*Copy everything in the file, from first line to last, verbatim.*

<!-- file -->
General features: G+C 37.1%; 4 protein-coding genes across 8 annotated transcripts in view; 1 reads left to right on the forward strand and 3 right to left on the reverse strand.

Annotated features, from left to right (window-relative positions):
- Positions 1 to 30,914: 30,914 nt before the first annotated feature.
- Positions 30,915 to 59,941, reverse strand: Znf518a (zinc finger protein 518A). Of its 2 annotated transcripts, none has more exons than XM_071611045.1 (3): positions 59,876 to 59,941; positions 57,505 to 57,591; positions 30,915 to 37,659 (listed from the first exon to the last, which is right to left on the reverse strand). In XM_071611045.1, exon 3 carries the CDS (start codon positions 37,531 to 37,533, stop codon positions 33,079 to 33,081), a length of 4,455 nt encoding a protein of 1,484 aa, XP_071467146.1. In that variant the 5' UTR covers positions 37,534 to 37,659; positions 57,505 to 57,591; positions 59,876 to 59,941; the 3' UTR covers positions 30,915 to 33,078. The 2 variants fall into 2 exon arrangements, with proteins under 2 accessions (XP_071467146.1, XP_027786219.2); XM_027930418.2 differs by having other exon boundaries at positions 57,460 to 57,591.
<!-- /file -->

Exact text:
General features: G+C 37.1%; 4 protein-coding genes across 8 annotated transcripts in view; 1 reads left to right on the forward strand and 3 right to left on the reverse strand.

Annotated features, from left to right (window-relative positions):
- Positions 1 to 30,914: 30,914 nt before the first annotated feature.
- Positions 30,915 to 59,941, reverse strand: Znf518a (zinc finger protein 518A). Of its 2 annotated transcripts, none has more exons than XM_071611045.1 (3): positions 59,876 to 59,941; positions 57,505 to 57,591; positions 30,915 to 37,659 (listed from the first exon to the last, which is right to left on the reverse strand). In XM_071611045.1, exon 3 carries the CDS (start codon positions 37,531 to 37,533, stop codon positions 33,079 to 33,081), a length of 4,455 nt encoding a protein of 1,484 aa, XP_071467146.1. In that variant the 5' UTR covers positions 37,534 to 37,659; positions 57,505 to 57,591; positions 59,876 to 59,941; the 3' UTR covers positions 30,915 to 33,078. The 2 variants fall into 2 exon arrangements, with proteins under 2 accessions (XP_071467146.1, XP_027786219.2); XM_027930418.2 differs by having other exon boundaries at positions 57,460 to 57,591.